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Facts About Visual Memory
Memory is the retention of information over time. Visual memory is a person's ability to remember what he has seen.
Most Learning-Disabled Students Have Visual Memory Deficits
Most learning-disabled students have serious deficiencies in the area of visual memory, states Addie Cusimano in her book Learning Disabilities: There is a Cure. "Visual memory involves the ability to store and retrieve previously experienced visual sensations and perceptions when the stimuli that originally evoked them are no longer present. That is, the student must be capable of making a vivid visual image in his mind of the stimulus, such as a word, and once that stimulus is removed, to be able to visualize or recall this image without help. Various researchers have stated that as much as eighty percent of all learning takes place through the eye with visual memory existing as a crucial aspect of learning.
"Children who have not developed their visual memory skills cannot readily reproduce a sequence of visual stimuli. They frequently experience difficulty in remembering the overall visual appearance of words or the letter sequence of words for reading and spelling. They may remember the letters of a word but often cannot remember their order, or they may know the initial letter and configuration of the word without having absorbed the details, that is, the subsequent letters of the word. As a result, these students fail to develop a good sight vocabulary and frequently experience serious writing and spelling difficulties."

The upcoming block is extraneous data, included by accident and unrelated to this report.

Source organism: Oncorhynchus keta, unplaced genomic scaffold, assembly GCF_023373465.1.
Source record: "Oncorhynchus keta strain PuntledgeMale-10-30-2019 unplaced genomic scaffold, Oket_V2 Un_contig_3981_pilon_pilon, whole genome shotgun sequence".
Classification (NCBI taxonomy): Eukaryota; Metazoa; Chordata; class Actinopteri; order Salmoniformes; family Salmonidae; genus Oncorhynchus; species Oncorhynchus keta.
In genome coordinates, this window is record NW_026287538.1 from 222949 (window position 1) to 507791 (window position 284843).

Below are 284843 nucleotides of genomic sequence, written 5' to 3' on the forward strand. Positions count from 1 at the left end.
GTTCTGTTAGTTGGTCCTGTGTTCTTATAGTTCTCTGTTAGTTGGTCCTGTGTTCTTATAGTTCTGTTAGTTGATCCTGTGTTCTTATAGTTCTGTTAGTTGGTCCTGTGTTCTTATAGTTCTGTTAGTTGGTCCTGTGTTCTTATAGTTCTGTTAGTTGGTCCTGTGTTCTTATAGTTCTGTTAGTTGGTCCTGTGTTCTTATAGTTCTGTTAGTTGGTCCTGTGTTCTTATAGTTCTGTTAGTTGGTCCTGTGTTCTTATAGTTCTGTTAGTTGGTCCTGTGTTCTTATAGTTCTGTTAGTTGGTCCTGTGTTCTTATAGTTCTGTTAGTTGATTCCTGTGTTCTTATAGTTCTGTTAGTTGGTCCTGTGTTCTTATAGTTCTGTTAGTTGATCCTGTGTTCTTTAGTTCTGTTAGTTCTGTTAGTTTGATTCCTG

Visual memory is also significantly related to mathematics achievement, according to a study by Meghan E. Geiger et al.
Village Eskimo Children Have Superb Visual Memory
A test of visual memory was given to 501 urban Caucasian and 125 village Eskimo children. Village Eskimo children demonstrated significantly higher levels of visual memory. Visual memory was also found to increase significantly with age.
In contrast to the striking visual differences of the urban environment, the Arctic is a world of visual uniformity. The flat, monotonous tundra and piled sea ice provide few distinctive visual markers to guide the hunting on which survival in part depends. In order to hunt and find their way back to the village, the Eskimo must attend to very small visual cues and their patterned relationships such as upturned rocks or the angle of the Big Dipper at different times of the day. Caucasians who have traveled with the Eskimo frequently remark upon their extraordinary ability to travel through what seems to be a featureless terrain by closely observing the smallest landmarks and memorizing their spatial locations.
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